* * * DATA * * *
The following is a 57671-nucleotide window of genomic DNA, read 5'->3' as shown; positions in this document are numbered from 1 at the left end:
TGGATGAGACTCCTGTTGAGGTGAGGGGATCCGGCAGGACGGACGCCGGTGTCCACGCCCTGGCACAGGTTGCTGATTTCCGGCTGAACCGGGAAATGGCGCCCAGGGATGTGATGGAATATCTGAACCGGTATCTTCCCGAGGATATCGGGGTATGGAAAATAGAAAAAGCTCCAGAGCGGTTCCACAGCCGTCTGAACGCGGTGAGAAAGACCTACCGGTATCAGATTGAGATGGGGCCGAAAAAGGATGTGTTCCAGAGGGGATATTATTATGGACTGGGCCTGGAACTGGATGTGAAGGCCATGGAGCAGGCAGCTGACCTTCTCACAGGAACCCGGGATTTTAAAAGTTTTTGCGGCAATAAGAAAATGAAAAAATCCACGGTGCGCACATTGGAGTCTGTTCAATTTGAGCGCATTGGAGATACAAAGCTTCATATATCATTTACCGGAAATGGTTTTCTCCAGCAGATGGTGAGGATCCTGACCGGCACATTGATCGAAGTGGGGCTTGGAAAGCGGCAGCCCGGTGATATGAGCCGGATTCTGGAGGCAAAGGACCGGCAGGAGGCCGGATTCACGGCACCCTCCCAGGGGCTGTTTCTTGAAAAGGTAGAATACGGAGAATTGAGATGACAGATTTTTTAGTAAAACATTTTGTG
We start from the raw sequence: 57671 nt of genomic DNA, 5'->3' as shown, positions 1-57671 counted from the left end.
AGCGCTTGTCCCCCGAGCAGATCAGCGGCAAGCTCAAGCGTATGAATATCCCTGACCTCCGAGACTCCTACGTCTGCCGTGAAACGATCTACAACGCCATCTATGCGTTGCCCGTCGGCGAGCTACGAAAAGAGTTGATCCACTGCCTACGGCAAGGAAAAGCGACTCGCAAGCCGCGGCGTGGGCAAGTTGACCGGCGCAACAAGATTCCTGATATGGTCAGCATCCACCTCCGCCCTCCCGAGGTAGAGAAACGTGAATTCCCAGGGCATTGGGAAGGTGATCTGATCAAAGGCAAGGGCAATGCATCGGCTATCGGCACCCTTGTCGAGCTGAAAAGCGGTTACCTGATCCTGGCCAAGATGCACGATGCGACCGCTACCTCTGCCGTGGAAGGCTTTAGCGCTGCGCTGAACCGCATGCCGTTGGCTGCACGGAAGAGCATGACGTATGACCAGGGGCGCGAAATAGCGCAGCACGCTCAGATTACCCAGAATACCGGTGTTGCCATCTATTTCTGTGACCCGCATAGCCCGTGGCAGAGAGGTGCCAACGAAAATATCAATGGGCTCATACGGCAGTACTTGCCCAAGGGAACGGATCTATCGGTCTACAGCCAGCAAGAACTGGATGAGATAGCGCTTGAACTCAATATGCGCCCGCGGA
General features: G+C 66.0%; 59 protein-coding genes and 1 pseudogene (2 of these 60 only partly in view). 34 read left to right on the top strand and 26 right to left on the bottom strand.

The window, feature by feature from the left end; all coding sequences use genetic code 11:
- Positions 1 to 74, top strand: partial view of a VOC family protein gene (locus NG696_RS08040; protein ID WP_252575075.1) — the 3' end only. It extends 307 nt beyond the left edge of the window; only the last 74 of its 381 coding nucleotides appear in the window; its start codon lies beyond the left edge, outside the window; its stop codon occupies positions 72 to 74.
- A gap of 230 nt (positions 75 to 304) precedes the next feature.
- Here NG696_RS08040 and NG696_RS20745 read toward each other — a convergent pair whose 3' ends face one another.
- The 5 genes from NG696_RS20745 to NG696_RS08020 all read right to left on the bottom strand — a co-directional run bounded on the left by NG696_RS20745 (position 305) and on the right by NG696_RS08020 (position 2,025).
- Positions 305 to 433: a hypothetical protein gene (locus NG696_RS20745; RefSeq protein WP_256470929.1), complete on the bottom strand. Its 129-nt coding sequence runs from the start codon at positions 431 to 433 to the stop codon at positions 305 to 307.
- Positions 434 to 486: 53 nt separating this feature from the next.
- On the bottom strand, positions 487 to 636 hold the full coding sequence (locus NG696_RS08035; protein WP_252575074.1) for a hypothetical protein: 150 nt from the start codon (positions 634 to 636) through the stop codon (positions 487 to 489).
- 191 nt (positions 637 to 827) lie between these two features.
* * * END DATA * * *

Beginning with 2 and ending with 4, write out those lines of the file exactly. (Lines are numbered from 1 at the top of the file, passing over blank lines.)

TGGATGAGACTCCTGTTGAGGTGAGGGGATCCGGCAGGACGGACGCCGGTGTCCACGCCCTGGCACAGGTTGCTGATTTCCGGCTGAACCGGGAAATGGCGCCCAGGGATGTGATGGAATATCTGAACCGGTATCTTCCCGAGGATATCGGGGTATGGAAAATAGAAAAAGCTCCAGAGCGGTTCCACAGCCGTCTGAACGCGGTGAGAAAGACCTACCGGTATCAGATTGAGATGGGGCCGAAAAAGGATGTGTTCCAGAGGGGATATTATTATGGACTGGGCCTGGAACTGGATGTGAAGGCCATGGAGCAGGCAGCTGACCTTCTCACAGGAACCCGGGATTTTAAAAGTTTTTGCGGCAATAAGAAAATGAAAAAATCCACGGTGCGCACATTGGAGTCTGTTCAATTTGAGCGCATTGGAGATACAAAGCTTCATATATCATTTACCGGAAATGGTTTTCTCCAGCAGATGGTGAGGATCCTGACCGGCACATTGATCGAAGTGGGGCTTGGAAAGCGGCAGCCCGGTGATATGAGCCGGATTCTGGAGGCAAAGGACCGGCAGGAGGCCGGATTCACGGCACCCTCCCAGGGGCTGTTTCTTGAAAAGGTAGAATACGGAGAATTGAGATGACAGATTTTTTAGTAAAACATTTTGTG
We start from the raw sequence: 57671 nt of genomic DNA, 5'->3' as shown, positions 1-57671 counted from the left end.
AGCGCTTGTCCCCCGAGCAGATCAGCGGCAAGCTCAAGCGTATGAATATCCCTGACCTCCGAGACTCCTACGTCTGCCGTGAAACGATCTACAACGCCATCTATGCGTTGCCCGTCGGCGAGCTACGAAAAGAGTTGATCCACTGCCTACGGCAAGGAAAAGCGACTCGCAAGCCGCGGCGTGGGCAAGTTGACCGGCGCAACAAGATTCCTGATATGGTCAGCATCCACCTCCGCCCTCCCGAGGTAGAGAAACGTGAATTCCCAGGGCATTGGGAAGGTGATCTGATCAAAGGCAAGGGCAATGCATCGGCTATCGGCACCCTTGTCGAGCTGAAAAGCGGTTACCTGATCCTGGCCAAGATGCACGATGCGACCGCTACCTCTGCCGTGGAAGGCTTTAGCGCTGCGCTGAACCGCATGCCGTTGGCTGCACGGAAGAGCATGACGTATGACCAGGGGCGCGAAATAGCGCAGCACGCTCAGATTACCCAGAATACCGGTGTTGCCATCTATTTCTGTGACCCGCATAGCCCGTGGCAGAGAGGTGCCAACGAAAATATCAATGGGCTCATACGGCAGTACTTGCCCAAGGGAACGGATCTATCGGTCTACAGCCAGCAAGAACTGGATGAGATAGCGCTTGAACTCAATATGCGCCCGCGGA